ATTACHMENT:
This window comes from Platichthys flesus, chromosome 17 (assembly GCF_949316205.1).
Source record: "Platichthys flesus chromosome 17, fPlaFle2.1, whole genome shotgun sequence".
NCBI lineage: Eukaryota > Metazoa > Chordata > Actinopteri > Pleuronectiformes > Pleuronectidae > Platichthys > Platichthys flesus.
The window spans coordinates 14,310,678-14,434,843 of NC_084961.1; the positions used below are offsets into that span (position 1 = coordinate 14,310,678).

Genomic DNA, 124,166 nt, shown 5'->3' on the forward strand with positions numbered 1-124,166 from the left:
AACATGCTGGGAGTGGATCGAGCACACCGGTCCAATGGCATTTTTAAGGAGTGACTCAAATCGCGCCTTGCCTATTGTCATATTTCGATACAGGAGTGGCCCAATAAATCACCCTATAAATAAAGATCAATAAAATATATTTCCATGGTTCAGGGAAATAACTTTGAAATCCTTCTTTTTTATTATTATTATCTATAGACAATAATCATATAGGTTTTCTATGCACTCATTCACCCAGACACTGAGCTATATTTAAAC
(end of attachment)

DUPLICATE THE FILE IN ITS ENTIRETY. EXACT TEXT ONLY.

This window comes from Platichthys flesus, chromosome 17 (assembly GCF_949316205.1).
Source record: "Platichthys flesus chromosome 17, fPlaFle2.1, whole genome shotgun sequence".
NCBI lineage: Eukaryota > Metazoa > Chordata > Actinopteri > Pleuronectiformes > Pleuronectidae > Platichthys > Platichthys flesus.
The window spans coordinates 14,310,678-14,434,843 of NC_084961.1; the positions used below are offsets into that span (position 1 = coordinate 14,310,678).

Genomic DNA, 124,166 nt, shown 5'->3' on the forward strand with positions numbered 1-124,166 from the left:
AACATGCTGGGAGTGGATCGAGCACACCGGTCCAATGGCATTTTTAAGGAGTGACTCAAATCGCGCCTTGCCTATTGTCATATTTCGATACAGGAGTGGCCCAATAAATCACCCTATAAATAAAGATCAATAAAATATATTTCCATGGTTCAGGGAAATAACTTTGAAATCCTTCTTTTTTATTATTATTATCTATAGACAATAATCATATAGGTTTTCTATGCACTCATTCACCCAGACACTGAGCTATATTTAAAC